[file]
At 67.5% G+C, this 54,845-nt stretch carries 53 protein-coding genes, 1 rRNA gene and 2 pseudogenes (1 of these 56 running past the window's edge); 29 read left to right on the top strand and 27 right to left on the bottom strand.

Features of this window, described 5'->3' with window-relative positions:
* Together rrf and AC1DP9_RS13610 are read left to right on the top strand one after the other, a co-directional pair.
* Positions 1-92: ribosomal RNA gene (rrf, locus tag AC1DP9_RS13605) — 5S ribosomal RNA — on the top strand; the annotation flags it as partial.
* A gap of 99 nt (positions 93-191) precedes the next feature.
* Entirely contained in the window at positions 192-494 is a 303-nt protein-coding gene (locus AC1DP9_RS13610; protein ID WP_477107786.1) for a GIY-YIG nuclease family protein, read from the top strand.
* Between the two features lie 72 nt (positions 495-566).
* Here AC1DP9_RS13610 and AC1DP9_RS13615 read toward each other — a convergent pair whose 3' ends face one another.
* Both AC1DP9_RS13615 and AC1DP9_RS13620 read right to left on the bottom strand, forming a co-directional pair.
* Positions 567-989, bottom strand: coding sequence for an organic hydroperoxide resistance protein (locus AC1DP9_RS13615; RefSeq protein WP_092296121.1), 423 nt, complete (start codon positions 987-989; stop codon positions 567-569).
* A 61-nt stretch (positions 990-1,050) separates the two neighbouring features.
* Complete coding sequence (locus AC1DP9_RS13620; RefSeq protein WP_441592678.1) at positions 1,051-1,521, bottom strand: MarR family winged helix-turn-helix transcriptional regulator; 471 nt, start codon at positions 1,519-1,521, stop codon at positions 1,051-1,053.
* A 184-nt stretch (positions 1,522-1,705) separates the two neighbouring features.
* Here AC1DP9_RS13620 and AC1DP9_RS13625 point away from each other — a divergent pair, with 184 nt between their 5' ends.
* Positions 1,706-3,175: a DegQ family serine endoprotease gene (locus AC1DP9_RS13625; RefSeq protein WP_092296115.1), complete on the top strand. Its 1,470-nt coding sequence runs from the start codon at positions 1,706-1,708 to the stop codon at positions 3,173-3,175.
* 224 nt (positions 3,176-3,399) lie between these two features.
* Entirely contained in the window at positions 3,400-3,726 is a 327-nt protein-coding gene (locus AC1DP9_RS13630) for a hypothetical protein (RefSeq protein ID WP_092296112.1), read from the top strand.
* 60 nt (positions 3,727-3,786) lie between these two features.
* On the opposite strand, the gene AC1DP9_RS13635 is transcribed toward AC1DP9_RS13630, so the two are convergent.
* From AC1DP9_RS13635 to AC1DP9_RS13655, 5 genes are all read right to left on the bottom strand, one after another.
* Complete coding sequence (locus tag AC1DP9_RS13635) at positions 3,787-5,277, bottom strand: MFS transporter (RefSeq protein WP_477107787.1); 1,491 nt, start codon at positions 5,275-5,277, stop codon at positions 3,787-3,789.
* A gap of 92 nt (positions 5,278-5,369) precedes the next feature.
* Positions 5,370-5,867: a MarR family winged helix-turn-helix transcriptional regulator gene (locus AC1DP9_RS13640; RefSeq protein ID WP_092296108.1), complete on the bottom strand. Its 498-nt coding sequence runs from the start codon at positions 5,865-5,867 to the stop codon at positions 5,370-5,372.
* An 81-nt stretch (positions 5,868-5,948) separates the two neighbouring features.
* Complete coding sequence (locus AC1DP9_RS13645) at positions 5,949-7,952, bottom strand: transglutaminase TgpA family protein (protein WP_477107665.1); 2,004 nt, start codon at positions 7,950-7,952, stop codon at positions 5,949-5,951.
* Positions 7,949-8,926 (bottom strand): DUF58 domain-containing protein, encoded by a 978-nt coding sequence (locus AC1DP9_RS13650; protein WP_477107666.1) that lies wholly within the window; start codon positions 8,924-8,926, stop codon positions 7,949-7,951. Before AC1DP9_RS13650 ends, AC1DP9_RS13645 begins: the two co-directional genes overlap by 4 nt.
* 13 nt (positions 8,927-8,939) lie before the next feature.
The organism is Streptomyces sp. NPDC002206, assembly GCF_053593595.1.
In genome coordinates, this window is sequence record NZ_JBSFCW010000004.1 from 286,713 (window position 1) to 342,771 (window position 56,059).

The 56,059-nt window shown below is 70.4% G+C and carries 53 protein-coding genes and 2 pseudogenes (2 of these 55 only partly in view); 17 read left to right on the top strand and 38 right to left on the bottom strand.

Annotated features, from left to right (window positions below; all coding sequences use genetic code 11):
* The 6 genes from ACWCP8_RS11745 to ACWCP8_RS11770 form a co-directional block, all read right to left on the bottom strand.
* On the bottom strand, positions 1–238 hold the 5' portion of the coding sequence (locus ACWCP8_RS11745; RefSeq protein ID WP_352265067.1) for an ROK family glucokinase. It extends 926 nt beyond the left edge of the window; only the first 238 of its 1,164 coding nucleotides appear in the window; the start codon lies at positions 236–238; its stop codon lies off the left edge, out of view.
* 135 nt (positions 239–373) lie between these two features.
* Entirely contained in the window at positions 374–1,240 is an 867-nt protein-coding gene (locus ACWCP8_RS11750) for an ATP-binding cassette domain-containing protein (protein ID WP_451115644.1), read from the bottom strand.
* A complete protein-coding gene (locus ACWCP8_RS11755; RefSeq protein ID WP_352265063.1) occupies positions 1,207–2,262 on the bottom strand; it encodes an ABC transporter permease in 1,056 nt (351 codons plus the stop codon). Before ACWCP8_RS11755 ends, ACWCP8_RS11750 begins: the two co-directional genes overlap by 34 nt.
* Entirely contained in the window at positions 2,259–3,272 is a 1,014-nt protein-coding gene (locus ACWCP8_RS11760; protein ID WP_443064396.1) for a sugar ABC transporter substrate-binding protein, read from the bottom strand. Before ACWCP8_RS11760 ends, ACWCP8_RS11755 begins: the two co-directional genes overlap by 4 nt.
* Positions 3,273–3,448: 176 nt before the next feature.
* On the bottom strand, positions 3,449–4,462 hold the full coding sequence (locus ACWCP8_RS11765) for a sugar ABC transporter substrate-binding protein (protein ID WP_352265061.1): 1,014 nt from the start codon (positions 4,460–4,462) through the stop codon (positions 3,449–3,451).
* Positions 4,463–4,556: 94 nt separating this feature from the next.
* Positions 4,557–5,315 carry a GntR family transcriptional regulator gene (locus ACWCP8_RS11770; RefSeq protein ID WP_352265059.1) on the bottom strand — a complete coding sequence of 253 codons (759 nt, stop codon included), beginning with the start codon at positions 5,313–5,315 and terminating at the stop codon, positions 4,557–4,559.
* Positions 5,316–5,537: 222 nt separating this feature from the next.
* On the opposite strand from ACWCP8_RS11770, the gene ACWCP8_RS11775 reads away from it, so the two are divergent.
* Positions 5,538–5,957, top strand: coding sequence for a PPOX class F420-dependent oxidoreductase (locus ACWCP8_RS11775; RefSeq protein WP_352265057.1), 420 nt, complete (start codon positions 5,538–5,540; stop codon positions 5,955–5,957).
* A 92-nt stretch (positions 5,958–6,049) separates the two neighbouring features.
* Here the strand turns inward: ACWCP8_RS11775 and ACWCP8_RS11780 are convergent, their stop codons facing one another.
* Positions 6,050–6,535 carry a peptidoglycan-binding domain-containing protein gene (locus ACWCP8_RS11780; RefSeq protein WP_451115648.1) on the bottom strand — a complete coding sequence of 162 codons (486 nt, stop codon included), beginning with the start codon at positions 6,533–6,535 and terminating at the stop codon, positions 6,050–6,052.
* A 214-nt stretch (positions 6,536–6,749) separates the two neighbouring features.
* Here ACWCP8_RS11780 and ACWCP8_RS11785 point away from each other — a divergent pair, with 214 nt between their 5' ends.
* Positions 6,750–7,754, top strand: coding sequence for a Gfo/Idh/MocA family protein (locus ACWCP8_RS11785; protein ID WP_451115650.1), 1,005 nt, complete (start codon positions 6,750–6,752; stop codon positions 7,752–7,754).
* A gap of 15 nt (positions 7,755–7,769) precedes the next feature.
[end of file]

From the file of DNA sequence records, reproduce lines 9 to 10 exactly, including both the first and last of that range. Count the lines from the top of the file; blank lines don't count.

* Both AC1DP9_RS13615 and AC1DP9_RS13620 read right to left on the bottom strand, forming a co-directional pair.
* Positions 567-989, bottom strand: coding sequence for an organic hydroperoxide resistance protein (locus AC1DP9_RS13615; RefSeq protein WP_092296121.1), 423 nt, complete (start codon positions 987-989; stop codon positions 567-569).